A pair of bells — from the old Mineville and Moriah schools — are now on display at Moriah Central School thanks Brooke Mildon, a seventh grade student. She was asisted by Bill Larrow, school superintendent.
A Moriah student has revived a portion of her community’s heritage.
A pair of bells — from the old Mineville and Moriah schools — are now on display at Moriah Central School thanks Brooke Mildon, a seventh grade student.
Mildon, Cadette Girl Scout, led the project to retrieve the school bells from storage and place them near the entrance of the current school in Port Henry.
Mineville, Moriah and Port Henry schools ceased to exist Feb. 21, 1968, when they combined to create the present Moriah Central School. The school bells have been in storage since that day.
“Today is a very special day as I would like to dedicate the bells from the old Moriah and Mineville schools to Moriah Central School and the people of my community,” Mildon said at a dedication ceremony Dec. 7. “I pursued this project because I had a passion for the historic bells and decided to choose this project to earn my Silver Award in Girl Scouts.
“I have learned so much about being a team leader and what team-work really means,” she said. “Thank you Girl Scouts of Northeastern New York, especially Linda Stephen and Dee Streeter, for this opportunity and to all the amazing people who have helped me reach this goal.”
As part of her project, Mildon researched the history of the old schools and the bells. She interviewed former students, read old yearbooks and met with the town historian.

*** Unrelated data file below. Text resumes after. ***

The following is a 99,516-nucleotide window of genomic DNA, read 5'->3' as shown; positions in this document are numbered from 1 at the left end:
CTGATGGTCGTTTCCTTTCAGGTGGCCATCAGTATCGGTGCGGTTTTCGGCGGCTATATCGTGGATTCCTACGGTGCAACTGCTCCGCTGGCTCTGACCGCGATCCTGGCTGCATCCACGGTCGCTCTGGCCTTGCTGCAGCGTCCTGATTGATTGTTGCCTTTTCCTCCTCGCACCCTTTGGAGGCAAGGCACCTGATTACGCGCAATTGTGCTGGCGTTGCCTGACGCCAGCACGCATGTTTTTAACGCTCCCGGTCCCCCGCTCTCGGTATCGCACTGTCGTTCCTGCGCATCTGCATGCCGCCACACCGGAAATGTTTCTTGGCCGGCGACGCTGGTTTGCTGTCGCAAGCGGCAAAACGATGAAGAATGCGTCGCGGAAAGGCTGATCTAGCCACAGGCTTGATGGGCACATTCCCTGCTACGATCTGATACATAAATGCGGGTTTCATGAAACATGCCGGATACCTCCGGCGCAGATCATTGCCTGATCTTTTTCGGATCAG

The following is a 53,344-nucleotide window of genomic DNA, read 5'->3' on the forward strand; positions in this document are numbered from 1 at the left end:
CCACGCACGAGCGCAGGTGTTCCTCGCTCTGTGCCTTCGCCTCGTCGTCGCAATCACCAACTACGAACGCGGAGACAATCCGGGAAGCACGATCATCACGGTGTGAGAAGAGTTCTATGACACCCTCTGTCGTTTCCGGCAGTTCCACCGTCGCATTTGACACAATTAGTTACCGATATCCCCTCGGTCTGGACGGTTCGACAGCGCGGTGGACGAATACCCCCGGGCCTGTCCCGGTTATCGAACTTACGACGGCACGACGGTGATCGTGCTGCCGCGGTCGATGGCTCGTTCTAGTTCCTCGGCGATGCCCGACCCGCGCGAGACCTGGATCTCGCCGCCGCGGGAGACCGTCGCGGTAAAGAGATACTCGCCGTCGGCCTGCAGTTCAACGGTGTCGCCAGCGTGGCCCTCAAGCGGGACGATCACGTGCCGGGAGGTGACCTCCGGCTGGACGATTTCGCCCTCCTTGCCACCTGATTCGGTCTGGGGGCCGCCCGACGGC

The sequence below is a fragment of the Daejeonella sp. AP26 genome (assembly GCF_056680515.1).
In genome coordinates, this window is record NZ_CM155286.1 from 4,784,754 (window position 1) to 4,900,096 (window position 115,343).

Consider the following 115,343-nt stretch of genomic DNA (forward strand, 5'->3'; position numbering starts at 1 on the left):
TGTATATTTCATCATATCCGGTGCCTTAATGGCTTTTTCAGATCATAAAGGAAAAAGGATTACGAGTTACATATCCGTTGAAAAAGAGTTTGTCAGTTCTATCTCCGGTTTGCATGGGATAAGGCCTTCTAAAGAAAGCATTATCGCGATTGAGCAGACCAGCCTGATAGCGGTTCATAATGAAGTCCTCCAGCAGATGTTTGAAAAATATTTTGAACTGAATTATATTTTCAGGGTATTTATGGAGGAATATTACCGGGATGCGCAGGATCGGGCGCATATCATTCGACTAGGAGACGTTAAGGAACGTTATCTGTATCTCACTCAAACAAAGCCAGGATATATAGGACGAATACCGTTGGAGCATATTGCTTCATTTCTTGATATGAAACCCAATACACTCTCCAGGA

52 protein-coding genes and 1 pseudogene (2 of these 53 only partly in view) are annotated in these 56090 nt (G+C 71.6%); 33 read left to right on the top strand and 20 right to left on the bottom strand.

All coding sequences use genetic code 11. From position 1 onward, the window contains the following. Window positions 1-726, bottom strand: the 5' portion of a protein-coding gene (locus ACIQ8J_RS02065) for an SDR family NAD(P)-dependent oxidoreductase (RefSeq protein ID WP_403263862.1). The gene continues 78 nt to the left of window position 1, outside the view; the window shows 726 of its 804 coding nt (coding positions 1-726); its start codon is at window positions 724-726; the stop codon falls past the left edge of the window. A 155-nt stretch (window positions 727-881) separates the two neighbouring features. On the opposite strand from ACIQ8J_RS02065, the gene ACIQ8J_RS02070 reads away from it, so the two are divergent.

“I hope these bells and information displayed bring back fond memories for those of you who attended these schools and for those who did not, I hope you enjoy learning about a piece of your heritage,” Mildon said.
The Girl Scout noted the contributions of the community in making the project a reality.
“I would like to thank everyone who has assisted me in my Silver Award project by donating in any way whether it was baking for bake sales, donating bottles and cans, purchasing food from the bake sales or the spaghetti dinner,” Mildon said. “For starters, I would like to say a special thank you to Mr. (Moriah Superintendent Bill) Larrow, who was my project adviser for all of his guidance and support throughout my project. I would also like to thank Volker Husel from Synthesis for all of his architectural services. I would like to thank Joan Daby and Betty LaMoria, our retired and current town historians, for their knowledge and helping me research the bells.
“Next, I would like to thank Joe and Theresa Rodriguez, Ralph Jaquish, Frank Christian and everyone else who shared memories of these two bells and the schools they came from,” she said. “My dad and mom (Bob and Val Mildon) for all of their help with my money earning Activities. The Knights of Columbus for letting me use their building to hold a spaghetti dinner, with special thanks to Rick and Pam Norton, Stella Mildon, my sister Girl Scout Alethea Goralczyk, Becky Hanchet, Travis Hunsdon, Samantha O’Connor and Caleigh LaMour. A huge thank you to my dad, Chris Ball, Max Mesones, Jesse Mars, Walt Maher, Paul Connery, Dave Tesar and Dayton Dedrick for helping me build the displays to showcase these historic bells. If I have forgotten anyone I deeply apologize.”
The Mineville School, with the nickname Red Flames, served students from 1906 until the 1968 merger. It utilized Memorial Hall, also known as the VFW, for its gym, kitchen dining area and some classrooms.
The Moriah School, with the nickname Green Raiders, served students from 1837 until the 1968 merger.
“The bells were used to start the school day and call students in from recess (lunch),” Mildon said. “These bells were used because students and staff could not hear the inside bells if they were out on the playground or sitting out on school grounds.
“The bell from Moriah High was also used to alert the firemen and community when there was a fire,” she added.